Right now I’m playing around with Flutter building a module in dart using our newly released Event Detection API. Its really cool because you can develop an app in 2 emulators while you develop it (flutter is awesome) and the new event detection API’s we’ve just released means you can create apps that have seamless network location and authentication experiences built right in.
I’ve been able to meet/chat with founders of languages and services namely the likes of Matz (ruby), Rasmus (PHP) and Igor (Nginx) just to mention a few which, it was really cool seeing the people and minds behind some of the most used platforms and services. The thing I always love seeing is down to earth people that have everyday
Do all the things, for those in devrel circles I think this is a given because the role is such a mix of code, business and presentation (plus all the bits between) you become that multi-purpose person who will be doing mentoring one minute, presentation the next, then code debugging and support. For those that have seen me present especially my secret stage talent is coming up with puns and quips usually on the spot, I’ve no idea how it happens but It’s just something I’ve always been able to do and even some of my dev jokes just suddenly appear out of nowhere.
Did you hear the one about the minified JS? …. I’d tell you but it’s a little scripted
Why couldn’t the html unordered list be trusted? …. There were LI’s everywhere
Juggling all the things, again in devrel circles this is something you get really good at especially being something different to each internal team and one of the few that can act as a multiple of teams to get things done. I think the other thing is to learn to say no, as a dev and even in devrel there's times where you really really want to be able to do something but schedule and resources don’t always allow. Especially in devrel there's times where you just need to stop to avoid burnout.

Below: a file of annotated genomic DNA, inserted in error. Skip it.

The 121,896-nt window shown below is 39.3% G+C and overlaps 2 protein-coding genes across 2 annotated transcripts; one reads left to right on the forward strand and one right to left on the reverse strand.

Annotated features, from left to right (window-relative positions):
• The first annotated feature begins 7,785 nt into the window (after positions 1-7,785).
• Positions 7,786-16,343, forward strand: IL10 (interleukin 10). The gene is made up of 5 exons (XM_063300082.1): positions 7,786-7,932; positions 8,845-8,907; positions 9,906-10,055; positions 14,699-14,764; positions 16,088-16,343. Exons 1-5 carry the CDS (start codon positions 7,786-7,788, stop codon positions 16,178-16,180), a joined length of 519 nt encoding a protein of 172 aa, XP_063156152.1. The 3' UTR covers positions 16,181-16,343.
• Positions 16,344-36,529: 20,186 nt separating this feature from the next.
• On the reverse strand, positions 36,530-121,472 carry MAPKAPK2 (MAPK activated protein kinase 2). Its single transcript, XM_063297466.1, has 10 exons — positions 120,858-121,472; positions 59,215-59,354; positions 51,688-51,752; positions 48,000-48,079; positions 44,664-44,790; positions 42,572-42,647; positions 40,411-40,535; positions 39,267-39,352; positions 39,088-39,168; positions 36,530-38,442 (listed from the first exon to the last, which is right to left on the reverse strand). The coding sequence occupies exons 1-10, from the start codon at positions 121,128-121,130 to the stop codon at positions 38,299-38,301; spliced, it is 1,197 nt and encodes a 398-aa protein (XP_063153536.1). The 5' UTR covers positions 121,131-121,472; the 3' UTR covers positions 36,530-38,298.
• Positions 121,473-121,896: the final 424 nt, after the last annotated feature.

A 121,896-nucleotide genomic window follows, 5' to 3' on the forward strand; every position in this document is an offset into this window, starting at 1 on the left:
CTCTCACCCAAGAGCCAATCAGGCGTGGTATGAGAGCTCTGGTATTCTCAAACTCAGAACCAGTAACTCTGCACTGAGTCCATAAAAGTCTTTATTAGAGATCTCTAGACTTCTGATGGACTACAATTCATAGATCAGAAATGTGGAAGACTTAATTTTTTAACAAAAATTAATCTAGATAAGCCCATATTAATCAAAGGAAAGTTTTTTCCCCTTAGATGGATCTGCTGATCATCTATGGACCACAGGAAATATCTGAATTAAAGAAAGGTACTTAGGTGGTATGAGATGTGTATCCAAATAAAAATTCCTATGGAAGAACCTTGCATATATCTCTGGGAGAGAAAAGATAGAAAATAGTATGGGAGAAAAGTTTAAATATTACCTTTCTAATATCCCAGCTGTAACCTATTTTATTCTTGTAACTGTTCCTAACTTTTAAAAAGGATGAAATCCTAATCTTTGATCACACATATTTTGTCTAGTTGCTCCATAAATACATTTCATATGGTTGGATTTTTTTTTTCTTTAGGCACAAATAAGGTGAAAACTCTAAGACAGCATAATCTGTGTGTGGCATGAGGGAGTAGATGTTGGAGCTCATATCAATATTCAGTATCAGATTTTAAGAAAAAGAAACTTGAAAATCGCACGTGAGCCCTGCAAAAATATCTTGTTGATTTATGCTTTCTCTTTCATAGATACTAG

I don’t think ive ever look at evangelism as a career it’s just what I do, and I think that’s partially the secret to being successful at it is this is just me geeking out with developers who are also just geeking out. I think If I ever saw it as a job then I’d have to find something else to do. I like playing Xbox a fair bit when I can and just depends what I feel like playing at the time. Also have been messing around with 3D printing a bit for the last few months and have managed to contrib back some of my own creations to thingiverse.
I'm actually going to recommend some movies/tv shows. Probably the top of the list isPirates of Silicon Valley. This is a must see dev movie which explains where the tech industry began, it’s the story of Apple and Microsoft and how they ended up where they did in the late 80s. Second on the list is Jobs (not surprising it's a very Apple centric movie) third is of course Silicon Valley (I think anyone in the startup world particularly will be watching this one).
Love connecting with developers, for those on twitter @TelstraDev for all the latest news and updates from things we are doing globally. I'm @developersteve everywhere (even on Weibo) and will totally follow back via both accounts.
Also sign up at Dev.telstra.com to get 1000 sms/mms for free (globally) and a free number plus access to beta programs as they become available for some new and cool services.
And to finish I thought I’d throw in a developer joke (I have many), this is one I came up with recently a few days before my 113th talk which was at a Machine Learning conference ….
How do you wake up a room at a machine learning conference? …… ok google